“Such harassments definitely create stress on mind. Many girls do feel that they should stop using Facebook. But that cannot be a solution. Instead, they should take legal actions against those who are harassing them,” said Esrat adding that if such crimes are not resisted, then the criminals get encouraged further to commit more heinous crimes against women.

Jannatun Naima from Rampura, shared her experience with the UNB correspondent saying that one day she received a message in Facebook from someone containing abusive language, and the reason behind sending such messages was not to accept that person’s friend request.

“I was so shocked seeing such messages. I’ve the full freedom to decide who’ll be on my friend list and whose request I would accept,” she added.

Naima expressed such kind messages create a mental pressure on personal life as well.

According to the report published by CCABD, 30 percent of the victims have no idea about how to take legal actions against the crime while 25 percent did not take any action thinking that they will not get any result after lodging complaints.

While the study found that many victims remain silent and prefer not to take any legal step, 44 percent victims believe that immediate and exemplary punishment can reduce cybercrimes.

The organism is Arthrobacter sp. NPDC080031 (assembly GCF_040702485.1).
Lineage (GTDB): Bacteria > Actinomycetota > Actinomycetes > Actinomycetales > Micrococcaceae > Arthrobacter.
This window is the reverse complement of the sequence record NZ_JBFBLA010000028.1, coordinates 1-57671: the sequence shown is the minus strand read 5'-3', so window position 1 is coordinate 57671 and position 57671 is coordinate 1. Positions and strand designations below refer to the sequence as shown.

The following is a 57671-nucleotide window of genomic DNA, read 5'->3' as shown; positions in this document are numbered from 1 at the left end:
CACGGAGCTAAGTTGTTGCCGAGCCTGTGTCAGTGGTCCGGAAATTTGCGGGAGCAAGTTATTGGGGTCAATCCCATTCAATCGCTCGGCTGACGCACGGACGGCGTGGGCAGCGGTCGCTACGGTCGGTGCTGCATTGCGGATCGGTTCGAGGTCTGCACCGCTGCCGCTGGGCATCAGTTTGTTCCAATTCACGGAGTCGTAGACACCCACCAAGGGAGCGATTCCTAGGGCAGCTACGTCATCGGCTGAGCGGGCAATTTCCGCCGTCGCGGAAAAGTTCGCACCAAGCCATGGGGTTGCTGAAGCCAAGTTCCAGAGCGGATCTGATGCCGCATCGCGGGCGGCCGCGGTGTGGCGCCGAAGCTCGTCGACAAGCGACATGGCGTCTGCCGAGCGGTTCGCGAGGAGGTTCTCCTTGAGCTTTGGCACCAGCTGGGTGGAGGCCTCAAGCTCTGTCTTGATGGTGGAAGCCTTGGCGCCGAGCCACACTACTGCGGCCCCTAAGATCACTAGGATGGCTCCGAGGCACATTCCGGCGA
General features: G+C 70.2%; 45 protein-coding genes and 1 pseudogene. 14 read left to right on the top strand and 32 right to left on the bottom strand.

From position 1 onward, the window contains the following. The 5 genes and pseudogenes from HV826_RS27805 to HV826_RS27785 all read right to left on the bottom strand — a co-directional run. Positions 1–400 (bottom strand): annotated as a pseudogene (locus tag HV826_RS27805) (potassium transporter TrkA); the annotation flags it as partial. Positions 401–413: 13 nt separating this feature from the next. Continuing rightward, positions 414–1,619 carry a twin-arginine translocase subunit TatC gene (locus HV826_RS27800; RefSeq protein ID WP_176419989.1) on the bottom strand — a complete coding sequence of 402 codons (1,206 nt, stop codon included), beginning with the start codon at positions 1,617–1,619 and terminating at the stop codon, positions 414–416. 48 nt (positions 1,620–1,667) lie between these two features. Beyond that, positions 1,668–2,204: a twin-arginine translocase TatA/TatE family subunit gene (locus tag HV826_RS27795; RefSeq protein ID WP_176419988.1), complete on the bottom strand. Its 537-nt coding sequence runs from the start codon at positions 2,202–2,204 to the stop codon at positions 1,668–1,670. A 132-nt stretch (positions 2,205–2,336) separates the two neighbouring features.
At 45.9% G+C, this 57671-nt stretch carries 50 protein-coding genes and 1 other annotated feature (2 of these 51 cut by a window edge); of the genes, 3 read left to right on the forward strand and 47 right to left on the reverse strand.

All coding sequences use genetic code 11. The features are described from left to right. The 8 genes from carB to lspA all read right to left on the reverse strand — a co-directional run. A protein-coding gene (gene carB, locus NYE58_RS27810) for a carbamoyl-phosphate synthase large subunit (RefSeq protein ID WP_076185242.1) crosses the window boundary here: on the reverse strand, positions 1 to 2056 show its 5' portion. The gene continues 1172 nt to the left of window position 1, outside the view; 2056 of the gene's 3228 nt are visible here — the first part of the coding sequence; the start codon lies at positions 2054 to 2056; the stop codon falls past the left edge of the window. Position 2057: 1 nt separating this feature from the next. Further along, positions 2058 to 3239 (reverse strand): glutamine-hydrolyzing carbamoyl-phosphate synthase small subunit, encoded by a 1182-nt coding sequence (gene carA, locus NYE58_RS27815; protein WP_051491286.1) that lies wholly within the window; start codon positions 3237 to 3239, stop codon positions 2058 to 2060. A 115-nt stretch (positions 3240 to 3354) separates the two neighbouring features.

Social media that is supposed to contribute to the maintenance of societies where democracy and multiplicity prevail could be an effective means for structuring, directing and internalizing the given ideology. Although the internet or social media are supposed to create a public sphere emancipating individuals, the fact that the social media networks are under control and surveillance refute the thesis that those virtual media are really open forums. Besides, the content incorporating violence does not only produce negative effects on the users but also makes them somewhat dysfunctional. Nevertheless, unconscious or uncontrolled use of the power of social media may lead to the spread of hate speech, infringement of personal rights, psychological attacks, symbolic violence, broadcasting private visions without the consent of the interested parties, deceiving people with fake accounts, spreading negative discourses intending to abuse, in addition to mobbing, harassment and insult along with the circulation of malevolent views and information on the Internet. Although it was introduced at the beginning of 2000’s in Turkey and is still in its infancy, media literacy seems to be given prominence gradually in printed media through the views of experts and specialists. It might be inferred that there is an attempt to raise consciousness toward the potential threat that unconscious and uncontrolled use of social media may bring about. Thus, regarding the news coverage pertaining to violence and social media, the respective issues seem to be held quite objectively to draw the attention of the public to the potential threats that the abuse of social networks may cause as well as to raise consciousness for media literacy instead of merely vilifying social media. In this respect, preventive and protective measures against the offensive content as well as reasonable and proper use of social media are highlighted.